My earlier post  on the lessons to be drawn (and not drawn) from the financial crisis for the balance between state and market in developing countries elicited a lively discussion on this blog. Many of the comments responded to other comments, which gladdens the blogger’s heart (and eases his workload). More seriously, I recently came across two papers that significantly deepened the points I was making in that original post. On the first point, that any financial system requires some form of regulation, Asli Demirguc-Kunt, Jerry Caprio and Ed Kane have written a valuable piece  that looks for lessons rather than scapegoats from the current crisis. Their punch-line is “that the principal source of financial instability lies in contradictory political and bureaucratic incentives that undermine the effectiveness of financial regulation and supervision in every country in the world.” Such incentive problems are precisely the reason why we need regulation.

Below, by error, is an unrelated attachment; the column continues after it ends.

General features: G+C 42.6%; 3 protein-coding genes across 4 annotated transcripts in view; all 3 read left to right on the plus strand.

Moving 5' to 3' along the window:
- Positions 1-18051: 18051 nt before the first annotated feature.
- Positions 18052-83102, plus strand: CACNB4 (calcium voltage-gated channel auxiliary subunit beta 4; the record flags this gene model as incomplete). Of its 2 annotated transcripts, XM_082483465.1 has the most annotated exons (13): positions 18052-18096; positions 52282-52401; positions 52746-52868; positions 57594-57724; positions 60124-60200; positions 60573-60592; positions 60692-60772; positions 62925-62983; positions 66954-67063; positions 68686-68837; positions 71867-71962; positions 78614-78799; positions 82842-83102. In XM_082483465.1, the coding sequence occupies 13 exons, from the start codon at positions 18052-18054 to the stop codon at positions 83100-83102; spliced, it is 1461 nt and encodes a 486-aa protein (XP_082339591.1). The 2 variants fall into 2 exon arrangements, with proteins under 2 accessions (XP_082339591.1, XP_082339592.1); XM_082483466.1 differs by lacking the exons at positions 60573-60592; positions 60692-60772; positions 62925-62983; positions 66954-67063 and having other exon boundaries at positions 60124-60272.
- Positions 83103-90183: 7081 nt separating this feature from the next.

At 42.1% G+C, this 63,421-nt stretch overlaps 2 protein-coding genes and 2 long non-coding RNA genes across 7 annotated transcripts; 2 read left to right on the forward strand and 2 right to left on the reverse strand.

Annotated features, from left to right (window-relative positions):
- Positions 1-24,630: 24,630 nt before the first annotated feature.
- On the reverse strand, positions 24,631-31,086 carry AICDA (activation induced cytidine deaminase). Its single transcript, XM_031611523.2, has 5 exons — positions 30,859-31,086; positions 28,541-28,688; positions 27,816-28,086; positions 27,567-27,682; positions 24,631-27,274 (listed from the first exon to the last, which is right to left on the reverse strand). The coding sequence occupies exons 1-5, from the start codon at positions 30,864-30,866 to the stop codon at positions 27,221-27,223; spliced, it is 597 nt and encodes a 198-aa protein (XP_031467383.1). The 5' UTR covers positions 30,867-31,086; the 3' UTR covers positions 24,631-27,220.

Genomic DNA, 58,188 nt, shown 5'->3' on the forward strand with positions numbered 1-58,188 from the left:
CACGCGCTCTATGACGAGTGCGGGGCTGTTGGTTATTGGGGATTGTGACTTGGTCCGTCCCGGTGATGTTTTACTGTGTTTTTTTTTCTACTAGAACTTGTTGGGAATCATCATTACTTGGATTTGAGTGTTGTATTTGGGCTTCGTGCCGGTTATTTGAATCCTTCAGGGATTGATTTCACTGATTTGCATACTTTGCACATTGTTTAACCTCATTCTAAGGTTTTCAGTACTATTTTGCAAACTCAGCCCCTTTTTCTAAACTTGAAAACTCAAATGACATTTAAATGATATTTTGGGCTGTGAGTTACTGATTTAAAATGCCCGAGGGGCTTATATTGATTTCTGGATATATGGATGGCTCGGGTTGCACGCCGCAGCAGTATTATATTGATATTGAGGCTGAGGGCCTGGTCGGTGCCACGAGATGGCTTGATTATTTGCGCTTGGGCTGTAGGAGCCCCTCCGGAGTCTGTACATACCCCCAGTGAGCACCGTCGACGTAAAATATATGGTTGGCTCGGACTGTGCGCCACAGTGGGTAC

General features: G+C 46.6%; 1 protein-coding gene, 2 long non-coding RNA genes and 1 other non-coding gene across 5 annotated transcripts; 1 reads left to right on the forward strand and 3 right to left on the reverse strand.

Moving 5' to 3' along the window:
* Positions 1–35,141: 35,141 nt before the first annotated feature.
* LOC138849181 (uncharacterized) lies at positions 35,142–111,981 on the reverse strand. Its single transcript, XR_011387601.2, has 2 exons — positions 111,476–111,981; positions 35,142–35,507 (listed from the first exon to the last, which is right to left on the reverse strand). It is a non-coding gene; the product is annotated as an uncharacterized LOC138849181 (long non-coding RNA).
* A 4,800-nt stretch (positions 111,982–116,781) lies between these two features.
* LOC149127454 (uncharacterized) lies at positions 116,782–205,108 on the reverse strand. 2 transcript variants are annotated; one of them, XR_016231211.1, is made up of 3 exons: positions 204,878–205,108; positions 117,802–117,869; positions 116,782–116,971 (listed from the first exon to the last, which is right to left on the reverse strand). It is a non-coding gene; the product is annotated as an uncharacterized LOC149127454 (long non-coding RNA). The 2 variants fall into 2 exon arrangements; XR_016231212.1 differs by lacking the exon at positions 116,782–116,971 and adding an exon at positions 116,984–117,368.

On the second point I made, that the failure of wrongly-regulated financial markets should not be used as justification for greater government intervention in all markets, David Lewis gave a brilliant keynote address at a recent conference  in South Africa entitled ”Competition Law and Policy in Bad Times,” where he cautioned against using the current financial crisis to revert to state-led, rather than market-led solutions to economic growth: While intervention is going to be necessary and inevitable, it may, as before, store up considerable problems for future growth and prosperity.